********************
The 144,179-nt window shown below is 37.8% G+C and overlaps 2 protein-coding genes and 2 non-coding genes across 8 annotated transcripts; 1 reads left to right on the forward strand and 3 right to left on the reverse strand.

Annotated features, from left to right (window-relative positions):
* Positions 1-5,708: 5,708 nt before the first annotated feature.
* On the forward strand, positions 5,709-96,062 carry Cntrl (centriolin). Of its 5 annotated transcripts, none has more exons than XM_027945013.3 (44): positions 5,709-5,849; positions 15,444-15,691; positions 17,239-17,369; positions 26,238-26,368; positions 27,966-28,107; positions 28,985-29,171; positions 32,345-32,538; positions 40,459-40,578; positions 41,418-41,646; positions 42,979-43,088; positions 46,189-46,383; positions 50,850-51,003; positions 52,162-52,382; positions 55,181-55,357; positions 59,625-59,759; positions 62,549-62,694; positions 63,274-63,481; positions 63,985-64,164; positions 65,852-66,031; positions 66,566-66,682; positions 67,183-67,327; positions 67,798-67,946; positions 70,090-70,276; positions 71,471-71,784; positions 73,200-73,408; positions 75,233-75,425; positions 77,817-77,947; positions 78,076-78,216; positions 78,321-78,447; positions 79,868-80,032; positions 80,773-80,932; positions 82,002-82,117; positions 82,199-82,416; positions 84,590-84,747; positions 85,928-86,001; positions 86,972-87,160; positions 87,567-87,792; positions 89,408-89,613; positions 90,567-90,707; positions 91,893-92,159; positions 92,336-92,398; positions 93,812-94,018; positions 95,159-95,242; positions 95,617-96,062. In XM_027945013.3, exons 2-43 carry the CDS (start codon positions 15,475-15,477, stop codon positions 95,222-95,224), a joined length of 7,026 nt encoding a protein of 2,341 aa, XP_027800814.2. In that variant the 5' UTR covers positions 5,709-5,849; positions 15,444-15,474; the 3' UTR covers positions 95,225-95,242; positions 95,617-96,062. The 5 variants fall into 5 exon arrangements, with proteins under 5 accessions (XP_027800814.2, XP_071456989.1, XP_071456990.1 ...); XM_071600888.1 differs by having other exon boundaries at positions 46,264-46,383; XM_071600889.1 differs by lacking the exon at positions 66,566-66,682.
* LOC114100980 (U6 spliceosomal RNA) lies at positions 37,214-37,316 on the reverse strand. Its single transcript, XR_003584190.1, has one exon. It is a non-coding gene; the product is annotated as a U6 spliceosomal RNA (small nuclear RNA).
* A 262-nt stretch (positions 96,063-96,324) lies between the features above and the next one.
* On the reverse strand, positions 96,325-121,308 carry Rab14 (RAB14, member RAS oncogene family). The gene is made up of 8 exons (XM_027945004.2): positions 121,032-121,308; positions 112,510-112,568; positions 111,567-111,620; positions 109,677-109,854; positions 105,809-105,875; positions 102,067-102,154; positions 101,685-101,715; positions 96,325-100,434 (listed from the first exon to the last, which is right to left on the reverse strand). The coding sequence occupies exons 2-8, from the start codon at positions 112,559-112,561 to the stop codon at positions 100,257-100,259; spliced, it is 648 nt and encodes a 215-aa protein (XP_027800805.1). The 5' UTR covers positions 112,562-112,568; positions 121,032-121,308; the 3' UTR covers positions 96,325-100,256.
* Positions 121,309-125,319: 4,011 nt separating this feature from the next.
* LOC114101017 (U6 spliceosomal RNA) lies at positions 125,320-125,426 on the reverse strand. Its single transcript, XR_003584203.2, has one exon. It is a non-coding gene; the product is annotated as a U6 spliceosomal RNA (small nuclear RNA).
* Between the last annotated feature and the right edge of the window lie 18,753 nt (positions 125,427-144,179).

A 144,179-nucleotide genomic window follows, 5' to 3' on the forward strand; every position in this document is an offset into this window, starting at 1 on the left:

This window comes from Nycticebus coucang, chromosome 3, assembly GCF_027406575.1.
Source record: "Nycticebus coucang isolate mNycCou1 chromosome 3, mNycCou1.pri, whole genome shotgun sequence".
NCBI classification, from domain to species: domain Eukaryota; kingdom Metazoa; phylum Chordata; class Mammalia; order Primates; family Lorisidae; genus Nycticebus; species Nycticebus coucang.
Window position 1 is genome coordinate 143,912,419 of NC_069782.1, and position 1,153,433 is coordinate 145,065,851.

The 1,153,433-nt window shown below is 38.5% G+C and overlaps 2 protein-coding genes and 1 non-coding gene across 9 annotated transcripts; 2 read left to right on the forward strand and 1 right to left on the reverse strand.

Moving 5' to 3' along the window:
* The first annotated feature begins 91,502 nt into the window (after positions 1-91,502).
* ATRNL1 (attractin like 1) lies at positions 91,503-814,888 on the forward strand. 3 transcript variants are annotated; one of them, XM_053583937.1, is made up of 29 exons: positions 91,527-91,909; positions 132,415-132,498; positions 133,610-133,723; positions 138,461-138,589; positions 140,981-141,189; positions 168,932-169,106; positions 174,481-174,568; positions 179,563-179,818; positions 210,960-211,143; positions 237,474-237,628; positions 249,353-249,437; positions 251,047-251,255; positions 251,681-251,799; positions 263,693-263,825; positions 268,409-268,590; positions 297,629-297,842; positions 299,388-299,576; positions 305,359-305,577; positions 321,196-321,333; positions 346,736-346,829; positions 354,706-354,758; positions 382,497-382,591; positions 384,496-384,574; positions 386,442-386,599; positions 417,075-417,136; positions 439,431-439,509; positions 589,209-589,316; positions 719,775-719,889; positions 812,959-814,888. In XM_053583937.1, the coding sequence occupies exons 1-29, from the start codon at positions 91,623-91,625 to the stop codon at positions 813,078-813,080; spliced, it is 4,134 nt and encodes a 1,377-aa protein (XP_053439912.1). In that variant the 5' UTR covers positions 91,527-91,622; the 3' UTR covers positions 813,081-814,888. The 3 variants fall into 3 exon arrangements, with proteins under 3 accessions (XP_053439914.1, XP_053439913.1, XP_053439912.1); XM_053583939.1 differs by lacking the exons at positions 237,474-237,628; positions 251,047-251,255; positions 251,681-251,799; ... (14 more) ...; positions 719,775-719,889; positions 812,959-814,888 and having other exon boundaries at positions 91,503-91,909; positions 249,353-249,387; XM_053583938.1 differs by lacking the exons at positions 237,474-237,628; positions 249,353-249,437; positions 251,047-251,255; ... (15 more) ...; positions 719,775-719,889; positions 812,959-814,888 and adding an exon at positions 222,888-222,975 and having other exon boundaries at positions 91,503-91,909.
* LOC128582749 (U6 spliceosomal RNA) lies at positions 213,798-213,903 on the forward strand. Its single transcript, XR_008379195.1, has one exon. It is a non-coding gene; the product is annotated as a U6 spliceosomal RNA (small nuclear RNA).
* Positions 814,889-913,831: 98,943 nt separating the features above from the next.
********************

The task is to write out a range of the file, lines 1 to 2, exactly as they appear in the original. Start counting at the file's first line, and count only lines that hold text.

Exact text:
The 144,179-nt window shown below is 37.8% G+C and overlaps 2 protein-coding genes and 2 non-coding genes across 8 annotated transcripts; 1 reads left to right on the forward strand and 3 right to left on the reverse strand.

Annotated features, from left to right (window-relative positions):